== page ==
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Acne, more commonly called as pimples: is the most common skin disorder seen in adolescence. Spontaneous regression usually occurs after 20 years of age, but some patients may continue suffering during adult life. The right treatment for the right patient is the key to treat acne safely and effectively.
The hair in the skin goes through tiny openings called follicles. Each follicle is associated with a sebaceous gland (oil gland) that secretes sebum or oil. These units of hair, follicle and sebaceous gland are called pilosebaceous units (PSU) and are present in large numbers on the face, neck, back, shoulders and chest where pimples tend to occur.
Acne is the most common PSU disorder which develops when the pores of the PSU get blocked.
Acne develops as follows:
- At puberty, normally, girls begin to produce oestrogen and progesterone (female sex hormones) and androgens (male sex hormones). These cause the oil glands to produce oil that normally flows out of the follicle openings.
- Sometimes, excess androgen is produced leading to excess oil production. The PSU opening becomes sticky, making it harder for the oil to get out. Excess of androgens cause the cells of the follicle to multiply and stick together, thus closing the pore.
- Bacteria that are normally present on the skin grow rapidly in the accumulated oil.
All these cause the oil, bacteria and skin cells to accumulate inside the PSU.
If the pore leading onto the skin is open, the accumulated matenal is exposed to the air and darkens, forming a 'blackhead' (B) and if the pore is blocked, the material emulates under the skin, forming a 'whitehead' (C). Sometimes, this matenal breaks through the PSU into the surrounding skin, causing deep, sometimes painful, pus-filled lumps under the skin (papules , pustules , nodules or cysts).
There are different causes of acne, but the main cause is the action of hormones on the oil glands, leading to plugged pores and pimples. Acne is not a serious health threat but severe acne can lead to disfiguring and permanent scarring, which can be upsetting to people affected by the disorder. Acne could be due to the following:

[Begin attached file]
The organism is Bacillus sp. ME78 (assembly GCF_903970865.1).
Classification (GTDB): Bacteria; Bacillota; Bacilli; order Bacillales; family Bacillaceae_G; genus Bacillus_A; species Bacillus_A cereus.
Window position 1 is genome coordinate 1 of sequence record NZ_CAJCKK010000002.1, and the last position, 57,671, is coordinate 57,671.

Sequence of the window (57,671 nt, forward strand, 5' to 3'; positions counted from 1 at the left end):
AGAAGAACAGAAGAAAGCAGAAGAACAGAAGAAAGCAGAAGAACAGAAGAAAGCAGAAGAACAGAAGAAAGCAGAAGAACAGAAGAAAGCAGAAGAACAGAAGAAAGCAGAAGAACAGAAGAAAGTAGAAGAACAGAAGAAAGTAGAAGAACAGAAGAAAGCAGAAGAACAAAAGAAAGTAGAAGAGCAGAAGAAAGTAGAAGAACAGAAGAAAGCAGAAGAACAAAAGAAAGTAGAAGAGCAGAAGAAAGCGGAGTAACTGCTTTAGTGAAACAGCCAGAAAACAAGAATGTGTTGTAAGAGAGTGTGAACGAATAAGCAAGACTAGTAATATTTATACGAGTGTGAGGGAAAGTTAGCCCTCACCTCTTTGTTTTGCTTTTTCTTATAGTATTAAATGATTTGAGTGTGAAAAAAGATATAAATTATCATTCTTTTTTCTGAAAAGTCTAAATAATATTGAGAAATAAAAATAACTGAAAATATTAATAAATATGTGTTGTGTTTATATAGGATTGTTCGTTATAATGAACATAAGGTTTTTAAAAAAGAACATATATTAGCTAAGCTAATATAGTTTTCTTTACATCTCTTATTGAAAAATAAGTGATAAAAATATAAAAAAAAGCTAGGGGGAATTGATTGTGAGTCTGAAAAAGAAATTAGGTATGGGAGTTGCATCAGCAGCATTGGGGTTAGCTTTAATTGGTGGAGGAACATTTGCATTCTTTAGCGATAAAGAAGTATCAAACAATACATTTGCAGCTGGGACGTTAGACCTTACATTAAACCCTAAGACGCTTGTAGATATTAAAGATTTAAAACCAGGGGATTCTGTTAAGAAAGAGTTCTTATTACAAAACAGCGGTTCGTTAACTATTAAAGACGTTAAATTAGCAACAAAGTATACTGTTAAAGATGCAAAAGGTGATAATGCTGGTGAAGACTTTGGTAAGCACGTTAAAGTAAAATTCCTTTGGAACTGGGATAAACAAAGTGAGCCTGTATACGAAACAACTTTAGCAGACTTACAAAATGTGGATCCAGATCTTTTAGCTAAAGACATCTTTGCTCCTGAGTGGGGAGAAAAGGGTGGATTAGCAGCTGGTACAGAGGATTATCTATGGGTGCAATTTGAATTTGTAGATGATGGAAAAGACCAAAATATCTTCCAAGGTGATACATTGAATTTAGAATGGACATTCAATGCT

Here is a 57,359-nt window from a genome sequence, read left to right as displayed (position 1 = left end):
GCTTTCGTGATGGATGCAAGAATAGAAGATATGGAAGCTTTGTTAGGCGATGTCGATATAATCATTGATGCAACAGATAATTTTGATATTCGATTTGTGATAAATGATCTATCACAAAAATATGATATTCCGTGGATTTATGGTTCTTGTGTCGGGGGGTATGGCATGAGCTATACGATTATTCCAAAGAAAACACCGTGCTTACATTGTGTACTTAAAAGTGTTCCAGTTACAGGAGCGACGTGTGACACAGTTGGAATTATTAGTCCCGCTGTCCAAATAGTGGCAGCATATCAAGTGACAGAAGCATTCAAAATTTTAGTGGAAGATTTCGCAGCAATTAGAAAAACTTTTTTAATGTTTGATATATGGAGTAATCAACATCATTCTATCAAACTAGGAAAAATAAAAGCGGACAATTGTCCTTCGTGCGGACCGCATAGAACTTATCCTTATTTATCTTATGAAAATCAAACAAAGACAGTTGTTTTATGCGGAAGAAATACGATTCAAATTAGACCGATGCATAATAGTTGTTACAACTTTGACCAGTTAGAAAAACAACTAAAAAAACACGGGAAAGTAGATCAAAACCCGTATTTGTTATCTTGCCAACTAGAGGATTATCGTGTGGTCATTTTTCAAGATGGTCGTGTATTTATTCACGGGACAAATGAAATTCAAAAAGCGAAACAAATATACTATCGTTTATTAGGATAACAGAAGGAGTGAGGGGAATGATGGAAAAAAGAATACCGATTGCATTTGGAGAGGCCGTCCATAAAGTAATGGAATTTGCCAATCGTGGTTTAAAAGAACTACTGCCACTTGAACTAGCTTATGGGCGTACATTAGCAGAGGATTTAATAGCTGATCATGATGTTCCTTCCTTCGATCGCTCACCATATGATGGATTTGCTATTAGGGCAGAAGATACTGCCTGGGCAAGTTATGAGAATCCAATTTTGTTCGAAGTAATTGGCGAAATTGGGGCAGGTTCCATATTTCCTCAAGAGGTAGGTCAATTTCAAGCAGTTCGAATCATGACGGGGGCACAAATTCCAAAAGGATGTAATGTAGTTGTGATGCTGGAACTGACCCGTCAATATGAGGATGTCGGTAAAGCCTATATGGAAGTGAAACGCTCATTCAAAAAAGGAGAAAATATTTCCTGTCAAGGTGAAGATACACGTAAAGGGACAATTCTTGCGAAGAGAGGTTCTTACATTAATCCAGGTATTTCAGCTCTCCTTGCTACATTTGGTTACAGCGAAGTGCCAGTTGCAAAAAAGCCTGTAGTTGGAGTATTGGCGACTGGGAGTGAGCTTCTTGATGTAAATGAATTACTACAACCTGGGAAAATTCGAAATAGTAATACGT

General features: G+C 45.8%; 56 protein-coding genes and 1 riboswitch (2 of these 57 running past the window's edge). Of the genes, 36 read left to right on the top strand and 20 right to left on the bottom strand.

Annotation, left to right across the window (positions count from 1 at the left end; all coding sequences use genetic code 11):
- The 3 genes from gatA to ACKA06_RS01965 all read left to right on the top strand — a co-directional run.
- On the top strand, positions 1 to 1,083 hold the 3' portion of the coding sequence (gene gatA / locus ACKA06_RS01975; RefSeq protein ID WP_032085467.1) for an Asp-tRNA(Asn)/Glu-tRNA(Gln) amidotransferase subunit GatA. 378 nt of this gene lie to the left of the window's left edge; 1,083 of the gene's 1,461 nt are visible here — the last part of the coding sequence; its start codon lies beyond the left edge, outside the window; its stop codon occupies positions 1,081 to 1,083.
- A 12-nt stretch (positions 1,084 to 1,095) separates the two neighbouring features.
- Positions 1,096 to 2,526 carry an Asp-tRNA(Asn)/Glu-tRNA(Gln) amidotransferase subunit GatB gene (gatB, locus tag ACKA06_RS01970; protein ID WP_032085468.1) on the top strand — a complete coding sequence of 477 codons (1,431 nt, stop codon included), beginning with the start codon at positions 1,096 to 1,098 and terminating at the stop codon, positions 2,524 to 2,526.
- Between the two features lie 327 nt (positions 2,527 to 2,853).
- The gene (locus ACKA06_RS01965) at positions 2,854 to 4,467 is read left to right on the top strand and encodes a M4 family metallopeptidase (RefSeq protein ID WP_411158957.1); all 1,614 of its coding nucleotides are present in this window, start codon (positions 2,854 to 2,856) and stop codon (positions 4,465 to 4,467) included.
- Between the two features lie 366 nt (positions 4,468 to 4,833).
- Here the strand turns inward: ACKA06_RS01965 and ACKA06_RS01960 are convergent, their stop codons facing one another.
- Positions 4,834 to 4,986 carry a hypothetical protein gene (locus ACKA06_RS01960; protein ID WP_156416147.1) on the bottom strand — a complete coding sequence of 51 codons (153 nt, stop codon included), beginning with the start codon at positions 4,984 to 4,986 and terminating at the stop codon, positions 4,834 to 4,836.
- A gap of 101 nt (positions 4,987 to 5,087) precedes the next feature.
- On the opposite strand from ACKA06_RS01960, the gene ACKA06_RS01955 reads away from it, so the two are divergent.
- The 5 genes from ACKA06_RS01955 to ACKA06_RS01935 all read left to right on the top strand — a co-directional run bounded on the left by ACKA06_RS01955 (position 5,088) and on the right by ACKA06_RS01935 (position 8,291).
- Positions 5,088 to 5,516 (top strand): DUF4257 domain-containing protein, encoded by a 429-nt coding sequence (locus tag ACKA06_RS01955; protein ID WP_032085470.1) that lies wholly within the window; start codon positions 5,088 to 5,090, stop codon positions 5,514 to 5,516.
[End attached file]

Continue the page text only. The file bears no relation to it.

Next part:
Heredity: If any of the parents had acne, the adolescent is likely to develop it too.
Excess of androgens: Androgens stimulate the oil glands to secrete more oil. Polycystic ovarian syndrome (PCOS) is another very common cause of acne in which there is increase in androgens, leading to the development of acne in combination with oily skin, facial hair and male type baldness.
Environmental factors: Hot humid climate, oil-based cosmetics, pollution, and personal habits like pricking pimples, over-cleansing and the use of harsh soaps may aggravate this condition.
Premenstrual: Acne may worsen the week before a menstrual period, probably due to hormonal changes.
Others: Being tensed or stressed, not getting enough sleep, being on certain medicines, smoking, etc., may damage the skin and make acne worse.
In case of a sudden increase in acne, painful or pus-filled acne, severe or persistent acne, or acne associated with menstrual disorders, do consult your doctor.
The treatment for acne differs from one individual to the other depending on the reason of acne development.
- The goals of acne treatment are to stop new lesions from forming, heal existing ones, prevent inflammation and scarring and minimize the psychological stress caused by this disease.
- Medicines are available in the form of creams, gels, tablets, etc.
- In severe cases, chemical peeling, laser surgery or dermabrasion, etc., may be necessary to remove cysts and/or to correct acne scars.
- In cases of PCOS, where the cause of acne is hormonal imbalance, one may be prescribed hormonal pills (e.g. Ginette 35, Crisanta, Crisanta LS) after undergoing certain blood tests. These are contraceptive pills containing anti-androgenic molecules (that block the activity of androgens) that help reduce oil formation and acne.
- Don't fall prey to products claiming quicker or better results as most of these can be costly, may not be helpful and may cause certain side effects.
Please consult the doctor for the right treatment of acne.
Cleanliness can help reduce bacteria and debris at the site of the pore, but cleanliness alone is not a factor. The following do's and don'ts would help prevent acne, or at least reduce the severity of outbreak:
- Drink lots of water.
- There is little evidence that foods have much effect on acne. Nevertheless, avoiding junk food and eating a healthy diet comprising of fruits, vegetables and foods rich in antioxidants like vitamins and minerals will be beneficial for the skin.
- Choose cosmetic products that suit the skin type.
- Wash hair regularly, treat dandruff, and keep hair away from the face.
- Do not scrub the skin and pick or squeeze pimples all the time.
- Use a mild cleanser/soap that suits the skin type and avoid washing the face too frequently.
- Choose a sun-screen that suits the skin type.
- Sleep on a clean pillow cover.
- Exercising and meditation may help relieve stress and improve overall well-being.
"There is probably no single disease that causes more psychic trauma, general insecurity and feelings of inferiority than acne"
Please consult your doctor for further queries on acne.